“We’re All Videofreex: Changing Social Media from Portapak to Smartphone,” a free symposium on the DNA of social media and citizen journalism, comes to the SVA Theatre on Friday, April 5 from 4 – 9pm. The program features panels, screenings, and Q&As with original members of the Videofreex, a pioneering group of artists who rode the first wave of independent video production in the 1970s. Organizer David A. Ross, chair, MFA Art Practice Department, and Ron Simon, curator of television and radio at the Paley Center for Media, moderate discussions with members of the collective, media historians and current video artists.
Underground collectives like the Videofreex used the Portapak (the earliest small format video camera) to capture the zeitgeist of the ‘70s, creating original content for broadcast over the public airwaves. Abbie Hoffman, the FBI, CBS, the FCC, the Black Panthers, and Woodstock all had supporting roles in the Videofreex story. Yet this chapter of media history has been largely overlooked. SVA Close Up caught up with Skip Blumberg, one of the original Videofreex, to learn more.
What was your initial vision for the Videofreex in its earliest days?
Tele – vision. We weren’t trying to make films with the newly introduced medium of small format home video. We worked together and as individual producers to make TV shows and to explore how video was unique. We were the alternate TV network for the 1970s alternate culture and radical political movements. This comes across in Pirate TV Show, which we’ll be screening at the SVA symposium.
What was the general consensus about the Portapak when it first hit the market?
In the 1970s, with early cable TV and no Internet, broadcast television was by far the nation’s dominant source of news and entertainment. With only three national TV networks, it was a narrow and rigid source. To us, the Portapak was a powerful tool of mass media that could potentially reach millions of viewers all at the same time, as well as allow narrow casting to smaller communities. But to the TV establishment, small format video was too unstable.
Was it widely embraced as an artistic medium or were video artists considered outsiders among the art community at that time?
Indie filmmakers disdained the new medium for the instability and fuzzy picture. Although the art establishment didn’t accept it, the avant-garde quickly embraced video. We were fully accepted in the avant-garde community by Nam June Paik, Charlotte Moorman, Russell Connor, Howard Wise, and many, many other artists, curators, etc. The Freex were especially appreciated because we added a leading edge technology and electronic spectacle to art events, and our group presence at those events was appreciated as well. But the Videofreex were and are on the fringe of the fringe of the art world.
Are there any current artists/groups that you admire and feel are in line with the Videofreex mission?
We totally identified with the Occupy Wall Street live-streamers and are sorry that that contemporary protest movement with a great impact was short-lived. But we are currently engaged within a very active world-wide movement of digital media artists who have a similar media ethic to the Freex: from Union Docs in Brooklyn and DCTV in Manhattan to the WRO Art Center in Wroclaw, Poland and citizen journalists in Malaysia.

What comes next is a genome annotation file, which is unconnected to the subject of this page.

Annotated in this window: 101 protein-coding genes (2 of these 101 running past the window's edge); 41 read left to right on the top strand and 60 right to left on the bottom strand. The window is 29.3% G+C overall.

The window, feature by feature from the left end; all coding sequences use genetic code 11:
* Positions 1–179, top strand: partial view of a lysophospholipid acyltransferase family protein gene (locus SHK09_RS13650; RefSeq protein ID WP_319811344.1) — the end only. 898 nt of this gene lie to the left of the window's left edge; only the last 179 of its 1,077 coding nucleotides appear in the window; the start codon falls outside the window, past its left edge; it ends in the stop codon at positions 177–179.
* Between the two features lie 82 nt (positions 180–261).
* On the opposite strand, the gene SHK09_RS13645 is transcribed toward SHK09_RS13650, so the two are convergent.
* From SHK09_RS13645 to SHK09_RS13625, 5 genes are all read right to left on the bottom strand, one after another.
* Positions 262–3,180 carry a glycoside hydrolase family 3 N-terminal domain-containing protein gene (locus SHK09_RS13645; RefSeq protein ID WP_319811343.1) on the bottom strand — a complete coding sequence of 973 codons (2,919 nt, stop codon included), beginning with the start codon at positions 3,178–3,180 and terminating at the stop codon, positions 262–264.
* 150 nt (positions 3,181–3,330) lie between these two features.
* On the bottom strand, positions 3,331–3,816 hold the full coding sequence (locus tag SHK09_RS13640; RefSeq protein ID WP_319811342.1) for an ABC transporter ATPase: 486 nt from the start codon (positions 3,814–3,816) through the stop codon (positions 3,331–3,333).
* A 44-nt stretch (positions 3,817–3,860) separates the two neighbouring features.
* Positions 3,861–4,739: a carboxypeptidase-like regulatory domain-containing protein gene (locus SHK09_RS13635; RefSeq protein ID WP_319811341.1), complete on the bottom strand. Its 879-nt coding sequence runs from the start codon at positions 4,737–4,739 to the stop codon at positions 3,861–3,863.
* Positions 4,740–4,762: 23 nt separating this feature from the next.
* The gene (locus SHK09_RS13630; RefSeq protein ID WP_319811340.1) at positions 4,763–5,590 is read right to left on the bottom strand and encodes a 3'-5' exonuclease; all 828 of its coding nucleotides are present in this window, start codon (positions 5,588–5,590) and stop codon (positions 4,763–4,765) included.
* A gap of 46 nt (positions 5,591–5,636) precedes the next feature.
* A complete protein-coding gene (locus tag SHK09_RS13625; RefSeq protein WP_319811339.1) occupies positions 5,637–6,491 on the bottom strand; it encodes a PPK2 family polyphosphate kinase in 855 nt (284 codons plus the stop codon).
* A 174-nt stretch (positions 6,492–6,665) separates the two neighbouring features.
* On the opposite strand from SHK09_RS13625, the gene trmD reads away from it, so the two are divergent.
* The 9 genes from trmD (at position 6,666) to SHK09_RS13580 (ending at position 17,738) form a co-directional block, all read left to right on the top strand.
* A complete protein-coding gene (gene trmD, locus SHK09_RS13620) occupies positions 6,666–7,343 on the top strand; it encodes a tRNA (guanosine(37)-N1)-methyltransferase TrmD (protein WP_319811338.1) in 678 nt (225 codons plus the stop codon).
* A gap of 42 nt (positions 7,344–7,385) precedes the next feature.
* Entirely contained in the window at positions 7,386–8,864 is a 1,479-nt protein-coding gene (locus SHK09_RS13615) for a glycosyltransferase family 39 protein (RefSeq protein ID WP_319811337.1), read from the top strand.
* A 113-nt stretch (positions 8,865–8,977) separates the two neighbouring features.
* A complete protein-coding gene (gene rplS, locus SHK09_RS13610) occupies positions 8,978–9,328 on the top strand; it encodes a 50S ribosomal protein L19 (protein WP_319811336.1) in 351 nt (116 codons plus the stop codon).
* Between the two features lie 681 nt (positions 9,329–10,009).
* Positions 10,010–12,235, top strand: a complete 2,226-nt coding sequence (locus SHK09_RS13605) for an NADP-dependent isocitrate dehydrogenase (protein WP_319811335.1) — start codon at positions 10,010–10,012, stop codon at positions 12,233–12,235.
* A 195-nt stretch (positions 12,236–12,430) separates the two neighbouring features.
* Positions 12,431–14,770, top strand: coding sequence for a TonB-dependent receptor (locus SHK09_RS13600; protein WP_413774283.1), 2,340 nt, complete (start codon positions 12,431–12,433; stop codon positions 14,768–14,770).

How did people react to being videoed in public at protests? It seems like it may have been dangerous.
Our videos are experiential with long clips of the tape rolling and recording as confrontations explode around us. So viewers can viscerally feel the actuality of the social change movement for themselves.
What are the Videofreex up to these days?
David Cort produced public programming at a New Hampshire planetarium (and performed as Albert Einstein), then designed communication systems for the U.S. Air Force. He is now retired in Cincinnati.
Parry Teasdale (living in Chatham, New York) writes (including Videofreex: America’s First Pirate TV Station…) and is editor and publisher of the upstate New York newspaper, The Columbia Paper, ironically with the CBS News link at the top of the paper’s web page.
Carol Vontobel (also of Chatham, New York) is a licensed master social worker at a dialysis center upstate.
Mary Curtis Ratcliff (Berkeley, California) makes mixed media works on paper using photography, painting, drawing, transfer, and collage with regular exhibitions at three galleries in the Bay Area.
Nancy Cain (Desert Hot Springs, California) writes (including Video Days: and What We Saw Through the Viewfinder) and photographs, posting one new photo on flickr almost daily.
Chuck Kennedy was chief tech at the SUNY New Paltz radio and TV stations, before passing away in 2004. His daughter Rhea Kennedy (Washington, DC) is now his representative as a Videofreex partner and web administrator of Videofreex.com.
Davidson Gigliotti (New York City; Essex, Connecticut; and Venice, Italy) is President and a founder of the Emily Harvey Foundation, which provides residencies for artists and writers in Venice, Italy. He is also the editor of the websites RadicalSoftware.org and the Early Video Project, and writes about video.
Bart Friedman (Saugerties, New York) produces behavioral health and addiction recovery videos, distributed by his company Reelizations Media, and also produces regional arts programs. He is a board member of his public access channel.
Ann Woodward (New York City) gave up editing Barbara Walters specials, has mostly given up nursing, and now does mixed media/collage paintings that have frequent exhibitions in New York City and beyond.
I (Skip Blumberg, New York City) produce cultural docs, experimental and other videos (although sometimes they’re called movies), which are seen in art museums, on TV and DVDs, and on the Internet.